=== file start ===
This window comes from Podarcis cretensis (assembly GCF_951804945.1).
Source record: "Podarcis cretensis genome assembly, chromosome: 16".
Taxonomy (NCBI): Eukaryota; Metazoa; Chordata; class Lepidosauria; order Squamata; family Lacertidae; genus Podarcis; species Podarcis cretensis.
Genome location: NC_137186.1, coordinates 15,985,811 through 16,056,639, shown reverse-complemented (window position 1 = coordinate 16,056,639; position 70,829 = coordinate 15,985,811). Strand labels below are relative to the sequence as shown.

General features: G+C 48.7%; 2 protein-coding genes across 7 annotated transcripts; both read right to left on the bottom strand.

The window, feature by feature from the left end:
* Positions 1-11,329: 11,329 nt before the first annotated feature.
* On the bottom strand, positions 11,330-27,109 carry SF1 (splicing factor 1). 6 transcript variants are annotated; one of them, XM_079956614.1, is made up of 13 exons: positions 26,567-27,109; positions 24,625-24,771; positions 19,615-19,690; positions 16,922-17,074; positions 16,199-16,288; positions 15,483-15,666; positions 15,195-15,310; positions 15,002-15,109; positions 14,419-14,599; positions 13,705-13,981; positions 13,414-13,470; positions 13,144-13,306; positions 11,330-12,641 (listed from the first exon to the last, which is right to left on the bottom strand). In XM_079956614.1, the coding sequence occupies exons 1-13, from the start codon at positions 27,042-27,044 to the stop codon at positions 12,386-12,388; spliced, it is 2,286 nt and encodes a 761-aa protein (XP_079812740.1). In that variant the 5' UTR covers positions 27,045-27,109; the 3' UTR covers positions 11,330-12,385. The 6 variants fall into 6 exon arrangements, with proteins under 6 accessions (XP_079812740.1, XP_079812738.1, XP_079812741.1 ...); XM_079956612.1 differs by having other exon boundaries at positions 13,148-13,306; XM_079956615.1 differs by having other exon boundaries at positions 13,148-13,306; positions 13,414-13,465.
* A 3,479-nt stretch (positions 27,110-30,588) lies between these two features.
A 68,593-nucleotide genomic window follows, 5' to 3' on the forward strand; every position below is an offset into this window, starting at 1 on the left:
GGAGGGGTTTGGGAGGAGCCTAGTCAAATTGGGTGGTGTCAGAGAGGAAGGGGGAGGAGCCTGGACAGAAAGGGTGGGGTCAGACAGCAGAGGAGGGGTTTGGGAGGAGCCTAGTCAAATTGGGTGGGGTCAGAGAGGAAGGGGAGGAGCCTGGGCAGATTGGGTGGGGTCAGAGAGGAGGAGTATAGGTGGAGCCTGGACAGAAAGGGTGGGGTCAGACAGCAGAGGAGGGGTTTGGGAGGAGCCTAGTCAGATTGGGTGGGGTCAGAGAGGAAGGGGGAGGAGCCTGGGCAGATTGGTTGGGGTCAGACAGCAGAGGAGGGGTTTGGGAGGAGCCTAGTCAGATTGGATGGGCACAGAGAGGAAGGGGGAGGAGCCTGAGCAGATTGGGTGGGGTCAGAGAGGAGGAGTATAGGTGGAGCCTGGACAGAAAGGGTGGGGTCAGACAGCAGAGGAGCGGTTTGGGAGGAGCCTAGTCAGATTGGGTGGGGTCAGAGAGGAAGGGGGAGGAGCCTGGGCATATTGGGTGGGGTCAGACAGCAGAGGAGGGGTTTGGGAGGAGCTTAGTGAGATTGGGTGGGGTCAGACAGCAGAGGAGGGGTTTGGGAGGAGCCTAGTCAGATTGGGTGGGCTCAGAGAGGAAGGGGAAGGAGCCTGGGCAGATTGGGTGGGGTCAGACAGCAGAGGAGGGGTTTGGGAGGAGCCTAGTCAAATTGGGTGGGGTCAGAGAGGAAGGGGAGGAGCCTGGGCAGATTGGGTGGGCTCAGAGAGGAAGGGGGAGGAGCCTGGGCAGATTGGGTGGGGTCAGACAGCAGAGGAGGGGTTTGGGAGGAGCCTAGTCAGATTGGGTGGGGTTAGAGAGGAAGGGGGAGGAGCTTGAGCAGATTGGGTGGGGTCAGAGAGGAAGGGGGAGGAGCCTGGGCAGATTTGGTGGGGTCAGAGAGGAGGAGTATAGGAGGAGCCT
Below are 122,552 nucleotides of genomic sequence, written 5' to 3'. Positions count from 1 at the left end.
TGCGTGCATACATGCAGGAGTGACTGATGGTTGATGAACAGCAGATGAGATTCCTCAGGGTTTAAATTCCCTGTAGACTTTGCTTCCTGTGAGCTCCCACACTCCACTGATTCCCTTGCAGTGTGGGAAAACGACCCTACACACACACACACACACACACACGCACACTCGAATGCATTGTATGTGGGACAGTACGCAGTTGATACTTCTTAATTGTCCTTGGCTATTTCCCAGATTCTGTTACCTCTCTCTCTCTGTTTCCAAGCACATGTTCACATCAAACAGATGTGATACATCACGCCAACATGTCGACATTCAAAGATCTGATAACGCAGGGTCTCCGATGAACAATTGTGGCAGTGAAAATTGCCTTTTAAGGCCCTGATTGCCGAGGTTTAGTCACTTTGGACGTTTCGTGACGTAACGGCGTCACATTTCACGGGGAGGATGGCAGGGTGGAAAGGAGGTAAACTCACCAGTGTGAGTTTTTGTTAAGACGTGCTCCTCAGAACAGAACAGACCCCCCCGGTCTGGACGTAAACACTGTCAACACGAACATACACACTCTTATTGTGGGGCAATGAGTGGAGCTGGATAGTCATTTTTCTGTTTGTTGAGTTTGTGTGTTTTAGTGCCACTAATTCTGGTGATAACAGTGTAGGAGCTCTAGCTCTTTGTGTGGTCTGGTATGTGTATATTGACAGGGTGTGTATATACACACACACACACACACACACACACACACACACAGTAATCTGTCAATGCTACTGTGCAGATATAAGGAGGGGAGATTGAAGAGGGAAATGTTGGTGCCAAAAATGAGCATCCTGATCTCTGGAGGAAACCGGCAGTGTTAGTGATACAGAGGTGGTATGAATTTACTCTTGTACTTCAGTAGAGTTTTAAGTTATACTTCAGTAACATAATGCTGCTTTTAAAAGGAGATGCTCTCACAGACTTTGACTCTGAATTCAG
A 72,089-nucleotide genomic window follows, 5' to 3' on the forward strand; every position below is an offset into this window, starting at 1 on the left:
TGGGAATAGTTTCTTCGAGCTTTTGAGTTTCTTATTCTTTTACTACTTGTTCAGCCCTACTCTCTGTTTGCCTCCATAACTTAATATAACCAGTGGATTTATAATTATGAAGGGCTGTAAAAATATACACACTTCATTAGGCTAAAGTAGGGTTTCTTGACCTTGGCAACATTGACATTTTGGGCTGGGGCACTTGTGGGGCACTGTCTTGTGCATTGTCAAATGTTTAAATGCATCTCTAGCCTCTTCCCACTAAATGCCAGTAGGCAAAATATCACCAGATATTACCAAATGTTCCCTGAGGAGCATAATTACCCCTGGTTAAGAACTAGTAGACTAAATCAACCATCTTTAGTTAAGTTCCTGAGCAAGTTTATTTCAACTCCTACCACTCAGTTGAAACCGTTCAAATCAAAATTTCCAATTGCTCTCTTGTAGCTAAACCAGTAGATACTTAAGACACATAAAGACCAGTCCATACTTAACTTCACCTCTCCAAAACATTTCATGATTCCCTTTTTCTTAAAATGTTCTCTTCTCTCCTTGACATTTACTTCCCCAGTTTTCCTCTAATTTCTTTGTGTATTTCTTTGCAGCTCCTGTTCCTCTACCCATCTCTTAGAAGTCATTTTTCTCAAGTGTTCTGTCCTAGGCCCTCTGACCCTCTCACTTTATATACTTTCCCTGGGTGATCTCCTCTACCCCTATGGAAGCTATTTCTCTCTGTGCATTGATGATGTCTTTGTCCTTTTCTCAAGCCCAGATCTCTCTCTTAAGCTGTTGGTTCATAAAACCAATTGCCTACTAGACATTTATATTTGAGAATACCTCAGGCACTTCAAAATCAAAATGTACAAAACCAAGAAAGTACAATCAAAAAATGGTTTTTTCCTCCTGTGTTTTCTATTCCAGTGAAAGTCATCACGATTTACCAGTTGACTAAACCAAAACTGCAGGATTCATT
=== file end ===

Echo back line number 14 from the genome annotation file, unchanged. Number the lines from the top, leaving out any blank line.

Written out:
A 72,089-nucleotide genomic window follows, 5' to 3' on the forward strand; every position below is an offset into this window, starting at 1 on the left: